Service animal helps keep family housed, happy
Written by Julie Borgen, Twin Cities Media Relations Director for The Salvation Army Northern Division
When 34-year-old Stacey Travis and her two sons (pictured left with 8-year-old Jayvius) moved into a Salvation Army supportive housing complex in Coon Rapids last summer, she couldn’t believe her luck.
“I was ecstatic to move here, after living in a lot of bad places,” she said. “I have been in places with bedbugs, roaches and mice. This place is just a blessing.”
Travis said she struggles with emotional issues, including panic attacks. They started after a series of setbacks in her life, including the death of her beloved grandmother who raised her from when she was a teenager.
“I am unemployed right now, because of my mental health,” Travis explained. “But I want to go back to school and finish college.”
One of the things that helps calm her nerves? Petting a cat. Since her housing complex doesn’t allow cats, that seemed impossible. But that’s where Salvation Army caseworker Matt Kirk (pictured right with Travis and Jayvius) came in.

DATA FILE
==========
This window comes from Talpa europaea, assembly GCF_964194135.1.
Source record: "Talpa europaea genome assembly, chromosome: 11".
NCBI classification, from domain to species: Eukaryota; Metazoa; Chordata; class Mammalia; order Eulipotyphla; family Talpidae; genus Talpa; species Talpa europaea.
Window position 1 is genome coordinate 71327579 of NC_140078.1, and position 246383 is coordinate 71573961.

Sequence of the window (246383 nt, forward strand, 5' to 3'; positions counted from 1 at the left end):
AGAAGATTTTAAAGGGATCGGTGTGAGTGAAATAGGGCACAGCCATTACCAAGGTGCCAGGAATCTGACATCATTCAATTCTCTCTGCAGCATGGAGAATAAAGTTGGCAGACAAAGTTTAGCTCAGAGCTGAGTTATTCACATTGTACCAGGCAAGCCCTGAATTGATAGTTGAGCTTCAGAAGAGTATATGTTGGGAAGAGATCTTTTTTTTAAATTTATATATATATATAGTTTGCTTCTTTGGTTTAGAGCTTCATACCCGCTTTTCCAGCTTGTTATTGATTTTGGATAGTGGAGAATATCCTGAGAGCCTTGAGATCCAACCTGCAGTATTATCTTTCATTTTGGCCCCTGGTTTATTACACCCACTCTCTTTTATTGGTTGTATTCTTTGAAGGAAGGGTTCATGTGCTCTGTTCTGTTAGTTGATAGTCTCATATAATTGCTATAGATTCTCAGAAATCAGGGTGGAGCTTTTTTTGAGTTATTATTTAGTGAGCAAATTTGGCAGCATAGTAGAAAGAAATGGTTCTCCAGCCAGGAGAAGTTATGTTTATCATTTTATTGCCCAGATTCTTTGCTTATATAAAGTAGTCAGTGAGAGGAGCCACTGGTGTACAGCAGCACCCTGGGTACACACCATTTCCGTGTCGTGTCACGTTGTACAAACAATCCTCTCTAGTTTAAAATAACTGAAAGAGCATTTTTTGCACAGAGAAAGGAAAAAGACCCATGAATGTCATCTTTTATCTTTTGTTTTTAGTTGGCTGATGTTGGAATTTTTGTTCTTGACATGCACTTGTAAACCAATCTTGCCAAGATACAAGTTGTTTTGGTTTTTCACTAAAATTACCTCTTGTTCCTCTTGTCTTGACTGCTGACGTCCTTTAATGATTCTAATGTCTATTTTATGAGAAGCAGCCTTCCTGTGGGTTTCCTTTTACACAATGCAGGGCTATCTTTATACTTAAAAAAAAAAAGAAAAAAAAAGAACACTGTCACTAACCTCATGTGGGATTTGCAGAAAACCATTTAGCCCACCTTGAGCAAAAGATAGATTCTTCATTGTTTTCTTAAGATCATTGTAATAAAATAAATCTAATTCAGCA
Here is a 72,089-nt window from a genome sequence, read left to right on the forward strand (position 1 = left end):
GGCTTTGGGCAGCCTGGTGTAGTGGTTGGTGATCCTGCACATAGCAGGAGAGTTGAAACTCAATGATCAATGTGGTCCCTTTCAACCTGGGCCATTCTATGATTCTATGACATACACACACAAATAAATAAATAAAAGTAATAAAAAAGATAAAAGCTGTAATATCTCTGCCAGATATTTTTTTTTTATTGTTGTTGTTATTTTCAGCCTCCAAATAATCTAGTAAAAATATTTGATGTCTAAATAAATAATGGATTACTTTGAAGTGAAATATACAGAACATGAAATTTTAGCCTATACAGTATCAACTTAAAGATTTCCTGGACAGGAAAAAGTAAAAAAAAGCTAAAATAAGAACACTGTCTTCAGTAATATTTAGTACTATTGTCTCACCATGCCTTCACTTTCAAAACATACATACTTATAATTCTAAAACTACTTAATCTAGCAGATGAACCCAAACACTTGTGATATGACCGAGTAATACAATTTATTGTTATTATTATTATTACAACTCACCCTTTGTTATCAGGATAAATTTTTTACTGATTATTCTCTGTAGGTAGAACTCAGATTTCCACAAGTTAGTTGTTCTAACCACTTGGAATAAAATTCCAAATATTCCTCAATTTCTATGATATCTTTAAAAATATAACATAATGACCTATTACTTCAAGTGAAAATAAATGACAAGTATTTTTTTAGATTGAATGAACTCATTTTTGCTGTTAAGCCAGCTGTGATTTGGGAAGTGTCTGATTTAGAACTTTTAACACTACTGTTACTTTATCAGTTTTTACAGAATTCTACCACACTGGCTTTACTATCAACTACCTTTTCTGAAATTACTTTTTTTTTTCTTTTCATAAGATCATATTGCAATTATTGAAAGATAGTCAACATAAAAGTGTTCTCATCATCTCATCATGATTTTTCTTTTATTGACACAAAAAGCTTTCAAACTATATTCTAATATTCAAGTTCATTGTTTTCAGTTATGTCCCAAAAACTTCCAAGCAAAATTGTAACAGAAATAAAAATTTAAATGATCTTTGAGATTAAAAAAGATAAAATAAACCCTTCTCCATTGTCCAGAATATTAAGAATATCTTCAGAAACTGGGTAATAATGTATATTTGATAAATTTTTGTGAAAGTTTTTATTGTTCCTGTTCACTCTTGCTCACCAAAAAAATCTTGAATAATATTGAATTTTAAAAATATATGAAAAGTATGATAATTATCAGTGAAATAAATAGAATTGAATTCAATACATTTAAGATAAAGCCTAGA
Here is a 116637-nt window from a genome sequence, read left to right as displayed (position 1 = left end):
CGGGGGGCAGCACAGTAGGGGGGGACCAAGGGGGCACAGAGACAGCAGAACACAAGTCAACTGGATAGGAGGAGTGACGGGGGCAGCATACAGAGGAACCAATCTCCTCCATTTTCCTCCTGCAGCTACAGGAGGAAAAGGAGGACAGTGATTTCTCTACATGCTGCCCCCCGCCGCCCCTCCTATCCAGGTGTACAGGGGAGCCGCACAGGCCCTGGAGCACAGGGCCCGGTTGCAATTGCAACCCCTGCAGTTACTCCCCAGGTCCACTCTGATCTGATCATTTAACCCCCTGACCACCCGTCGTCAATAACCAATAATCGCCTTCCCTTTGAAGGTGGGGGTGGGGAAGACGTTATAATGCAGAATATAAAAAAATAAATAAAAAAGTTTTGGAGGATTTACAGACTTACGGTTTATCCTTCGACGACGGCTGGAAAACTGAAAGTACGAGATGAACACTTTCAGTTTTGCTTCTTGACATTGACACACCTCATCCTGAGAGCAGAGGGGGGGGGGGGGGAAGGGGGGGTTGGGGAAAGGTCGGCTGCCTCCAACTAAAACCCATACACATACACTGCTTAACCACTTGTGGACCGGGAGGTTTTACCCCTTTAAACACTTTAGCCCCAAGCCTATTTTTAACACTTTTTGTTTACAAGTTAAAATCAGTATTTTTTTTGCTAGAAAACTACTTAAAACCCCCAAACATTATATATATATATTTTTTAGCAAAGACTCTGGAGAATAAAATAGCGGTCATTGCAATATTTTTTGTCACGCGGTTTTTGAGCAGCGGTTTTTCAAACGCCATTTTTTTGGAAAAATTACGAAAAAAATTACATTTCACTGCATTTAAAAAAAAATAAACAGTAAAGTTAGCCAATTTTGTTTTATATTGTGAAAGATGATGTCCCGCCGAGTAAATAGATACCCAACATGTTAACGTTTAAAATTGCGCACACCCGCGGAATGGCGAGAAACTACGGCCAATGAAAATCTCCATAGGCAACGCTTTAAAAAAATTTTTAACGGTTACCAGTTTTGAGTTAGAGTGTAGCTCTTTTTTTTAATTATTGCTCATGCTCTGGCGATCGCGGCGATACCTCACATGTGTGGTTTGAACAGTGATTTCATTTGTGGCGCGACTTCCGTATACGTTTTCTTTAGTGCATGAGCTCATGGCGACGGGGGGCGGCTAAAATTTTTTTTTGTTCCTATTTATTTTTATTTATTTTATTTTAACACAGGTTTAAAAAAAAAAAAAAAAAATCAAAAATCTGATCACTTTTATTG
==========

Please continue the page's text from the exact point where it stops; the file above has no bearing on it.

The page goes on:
“I suggested we find out if she could qualify for a service animal,” Kirk said. “Stacey’s therapist agreed it would help her and wrote her a letter of support.”
“I just love her,” Travis said. “We had an instant connection. She makes me feel so calm.”
Kiki wasted no time jumping in to her new family.
Kirk says having a support animal is about much more than having a pet to love, it helps create stability, too.
“You want to make a house a home, and since our number one goal is to help clients find and maintain housing, it just makes sense,” he explained.
And if you ask Travis, Kiki is already doing her job.
“It’s been awesome, it’s made me a lot more happy, I feel like she’s another one of my kids,” she said.